When it comes to neurodegenerative diseases, patients want an inexpensive, reliable, and rapid diagnostic test. However, certain diseases like Parkinson’s or Alzheimer’s, categorized as amyloid diseases for their characteristic accumulation of pathogenic proteins with amyloid morphology, require a certain amount of these amyloids in the brain before the diagnosis becomes conclusive. Therefore, as soon as we reach that threshold, patients want to know our technology can identify their change in homeostatic state and give more time to undertake new therapeutic strategies.
That’s what motivated the authors of this study to harness solid-state nanopore technology and detect amyloid seeds at the single-cell level. Instead of the real-time quaking induced conversion assay currently used in the clinic, the authors Meyer et al. developed a new assay for real time fast amyloid seeding and translation, called RT-FAST for short. This assay takes advantage of protein adsorption to capture and amplify our proteins of interest and resistive pulse sensing to analyze the size, shape, and quantity of these early disease markers.
In the RT-FAST method, a small clinical sample (around 35 μL or less than a drop of water) is introduced into a glass nanopipette (Fig 1A and 1B), containing the disease associated proteins – like α-synuclein in Parkinson’s disease. The proteins attach to the walls of the reservoir, accumulating on the walls as the sample sits in the nanopipette and amplifying the initial “seeding” event. This leads to many amyloid fibrils and the formation of pathogenic aggregates in the pipette. Every 30 minutes, a voltage is applied across the reservoir channel. As these pathogenic aggregates grow large enough, they are able to disrupt the voltage and minimize the current detected by the sensor, quantified by the number of “events” (Figs. 1C, 1D). A low number of events (Fig 1G, blue) indicate the absence of amyloid proteins, while a high number of disruptive events (Fig 1G, red and yellow) indicate a large amount of amyloid fibrils – and a higher likelihood of an amyloid-related disease diagnostic.
Importantly, some variations of α-synuclein show a stronger correlation with disease onset, i.e., they are more likely to form amyloid fibrils than the kind that is normally expressed in our brains. One of these variants, known as A53T (wherein the 53rd residue in the α-synuclein protein sequence is changed from an alanine to a threonine), is linked to familial and early-onset Parkinson’s disease.
The difference between their disease-causing ability is reflected in the difference between wildtype and A53T to generate amyloid fibrils in the glass nanopipette. The WT seed forms large oligomers (multi-protein structures), though these oligomers are susceptible to rapidly returning to their monomeric form as quickly as the oligomer forms (Fig 2). In contrast, the A53T sample seemed to form larger, more stable amyloid fibrils, causing a greater number of current-disrupting events over time. The authors concluded that not only did A53T variant have a greater propensity for aggregation (Fig 3A vs. 3B), but also they showed greater diversity in the types of aggregates formed, as indicated by the wide deviation of detected events (the range of dots in Fig 3C compared to dots in Fig 3D).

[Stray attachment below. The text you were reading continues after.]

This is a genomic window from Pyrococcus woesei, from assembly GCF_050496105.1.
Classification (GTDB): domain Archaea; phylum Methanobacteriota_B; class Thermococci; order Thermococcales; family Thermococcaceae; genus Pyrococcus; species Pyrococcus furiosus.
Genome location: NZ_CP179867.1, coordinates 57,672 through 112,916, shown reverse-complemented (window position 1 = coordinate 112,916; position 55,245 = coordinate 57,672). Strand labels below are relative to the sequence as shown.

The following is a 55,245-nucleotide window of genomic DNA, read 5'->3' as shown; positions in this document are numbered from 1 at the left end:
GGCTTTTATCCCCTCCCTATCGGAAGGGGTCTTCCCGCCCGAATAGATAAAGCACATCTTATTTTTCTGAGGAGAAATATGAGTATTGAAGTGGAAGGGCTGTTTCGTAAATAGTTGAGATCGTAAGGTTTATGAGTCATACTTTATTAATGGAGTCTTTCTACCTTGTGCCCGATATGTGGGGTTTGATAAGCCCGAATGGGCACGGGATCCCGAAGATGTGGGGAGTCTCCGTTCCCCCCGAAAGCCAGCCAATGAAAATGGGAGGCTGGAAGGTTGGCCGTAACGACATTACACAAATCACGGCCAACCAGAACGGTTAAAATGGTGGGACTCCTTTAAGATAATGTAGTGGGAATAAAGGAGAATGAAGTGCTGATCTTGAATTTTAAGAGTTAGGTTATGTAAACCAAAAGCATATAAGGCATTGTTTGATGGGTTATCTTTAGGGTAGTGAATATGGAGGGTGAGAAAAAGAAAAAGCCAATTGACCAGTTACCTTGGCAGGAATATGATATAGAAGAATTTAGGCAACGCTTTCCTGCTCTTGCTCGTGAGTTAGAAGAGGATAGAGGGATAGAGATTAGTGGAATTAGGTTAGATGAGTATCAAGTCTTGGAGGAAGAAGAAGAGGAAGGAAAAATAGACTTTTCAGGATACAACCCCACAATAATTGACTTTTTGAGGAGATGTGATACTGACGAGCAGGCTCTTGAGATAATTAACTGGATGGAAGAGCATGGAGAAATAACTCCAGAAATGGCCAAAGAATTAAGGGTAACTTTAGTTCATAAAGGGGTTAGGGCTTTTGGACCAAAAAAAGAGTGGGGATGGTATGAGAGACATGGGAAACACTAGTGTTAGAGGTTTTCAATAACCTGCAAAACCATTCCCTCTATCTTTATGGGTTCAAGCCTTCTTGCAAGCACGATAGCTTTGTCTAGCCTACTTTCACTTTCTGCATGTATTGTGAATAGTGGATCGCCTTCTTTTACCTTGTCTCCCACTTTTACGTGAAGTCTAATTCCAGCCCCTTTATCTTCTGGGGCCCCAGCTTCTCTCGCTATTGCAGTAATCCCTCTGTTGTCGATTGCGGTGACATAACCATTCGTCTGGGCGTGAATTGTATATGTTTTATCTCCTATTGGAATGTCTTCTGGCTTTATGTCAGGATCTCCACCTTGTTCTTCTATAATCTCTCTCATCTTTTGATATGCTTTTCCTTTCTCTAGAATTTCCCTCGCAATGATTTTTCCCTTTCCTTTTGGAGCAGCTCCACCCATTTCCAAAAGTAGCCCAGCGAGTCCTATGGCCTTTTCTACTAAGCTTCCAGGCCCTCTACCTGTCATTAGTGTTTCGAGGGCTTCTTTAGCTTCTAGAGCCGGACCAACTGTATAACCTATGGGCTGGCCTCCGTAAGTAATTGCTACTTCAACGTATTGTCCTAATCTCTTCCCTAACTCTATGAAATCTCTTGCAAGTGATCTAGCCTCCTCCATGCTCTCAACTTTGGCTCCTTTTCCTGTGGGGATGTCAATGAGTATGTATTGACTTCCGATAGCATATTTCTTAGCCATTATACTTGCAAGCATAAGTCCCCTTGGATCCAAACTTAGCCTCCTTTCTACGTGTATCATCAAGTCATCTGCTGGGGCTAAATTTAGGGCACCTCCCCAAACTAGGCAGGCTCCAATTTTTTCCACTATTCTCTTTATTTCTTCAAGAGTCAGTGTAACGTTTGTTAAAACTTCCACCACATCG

The authors Meyer et al. also demonstrated two additional benefits for their RT-FAST assay. Not only was this test proven to be reliably qualitative, confidently identifying the presence or absence of amyloid-forming proteins, but showed quantitative results. The initial amount of α-synuclein strongly influenced the number of disruptive events seen in their resistive pulse sequencing output, whereby a larger initial quantity led to more events over time. Additionally, shown in Figure 3E, whether there was 2, 20, or 200 picomolar (pM) concentrations of wild-type α-synuclein, the same number of events after a 30 minute incubation was seen as after the 90 minute incubation. This indicated that their signal was stable over time and suggested that time of sample collection and analysis would not influence the diagnostic results. This is especially important for clinical samples as the clinicians would not have to worry about how long after collection their samples would need to be run to obtain accurate results.
As an inexpensive, rapid, and accurate diagnostic test, the RT-FAST meets all the marks, with strong potential for further optimization for quantitative analysis. Additionally, the RT-FAST could distinguish between wild-type and more pathogenic variants of α-synuclein, allowing an earlier diagnosis for those with strong risk of early onset or familial Parkinson’s. We may soon be able to diagnose individuals with Parkinson’s disease or other amyloid diseases with a common glass pipette and electric current output.